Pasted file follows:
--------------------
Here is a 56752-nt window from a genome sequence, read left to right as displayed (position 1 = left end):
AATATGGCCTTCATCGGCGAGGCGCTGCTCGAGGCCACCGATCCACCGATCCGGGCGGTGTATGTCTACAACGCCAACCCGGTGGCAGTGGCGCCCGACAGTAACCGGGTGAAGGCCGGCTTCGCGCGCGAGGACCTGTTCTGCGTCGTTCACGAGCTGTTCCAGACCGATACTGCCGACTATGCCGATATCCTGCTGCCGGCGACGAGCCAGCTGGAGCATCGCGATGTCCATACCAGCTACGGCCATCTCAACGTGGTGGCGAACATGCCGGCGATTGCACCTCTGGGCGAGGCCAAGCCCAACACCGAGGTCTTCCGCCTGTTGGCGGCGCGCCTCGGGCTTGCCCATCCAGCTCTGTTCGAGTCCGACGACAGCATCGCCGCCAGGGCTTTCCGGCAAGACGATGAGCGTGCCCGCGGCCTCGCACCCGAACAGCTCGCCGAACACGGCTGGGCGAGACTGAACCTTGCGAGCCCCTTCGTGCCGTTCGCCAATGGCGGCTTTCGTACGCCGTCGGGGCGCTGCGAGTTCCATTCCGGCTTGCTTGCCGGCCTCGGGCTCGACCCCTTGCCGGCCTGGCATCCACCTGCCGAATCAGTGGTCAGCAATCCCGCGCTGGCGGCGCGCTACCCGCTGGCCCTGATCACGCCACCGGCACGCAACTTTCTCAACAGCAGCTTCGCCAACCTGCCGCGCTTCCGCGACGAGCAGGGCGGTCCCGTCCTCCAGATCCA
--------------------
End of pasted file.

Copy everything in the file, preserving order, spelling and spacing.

Here is a 56752-nt window from a genome sequence, read left to right as displayed (position 1 = left end):
AATATGGCCTTCATCGGCGAGGCGCTGCTCGAGGCCACCGATCCACCGATCCGGGCGGTGTATGTCTACAACGCCAACCCGGTGGCAGTGGCGCCCGACAGTAACCGGGTGAAGGCCGGCTTCGCGCGCGAGGACCTGTTCTGCGTCGTTCACGAGCTGTTCCAGACCGATACTGCCGACTATGCCGATATCCTGCTGCCGGCGACGAGCCAGCTGGAGCATCGCGATGTCCATACCAGCTACGGCCATCTCAACGTGGTGGCGAACATGCCGGCGATTGCACCTCTGGGCGAGGCCAAGCCCAACACCGAGGTCTTCCGCCTGTTGGCGGCGCGCCTCGGGCTTGCCCATCCAGCTCTGTTCGAGTCCGACGACAGCATCGCCGCCAGGGCTTTCCGGCAAGACGATGAGCGTGCCCGCGGCCTCGCACCCGAACAGCTCGCCGAACACGGCTGGGCGAGACTGAACCTTGCGAGCCCCTTCGTGCCGTTCGCCAATGGCGGCTTTCGTACGCCGTCGGGGCGCTGCGAGTTCCATTCCGGCTTGCTTGCCGGCCTCGGGCTCGACCCCTTGCCGGCCTGGCATCCACCTGCCGAATCAGTGGTCAGCAATCCCGCGCTGGCGGCGCGCTACCCGCTGGCCCTGATCACGCCACCGGCACGCAACTTTCTCAACAGCAGCTTCGCCAACCTGCCGCGCTTCCGCGACGAGCAGGGCGGTCCCGTCCTCCAGATCCA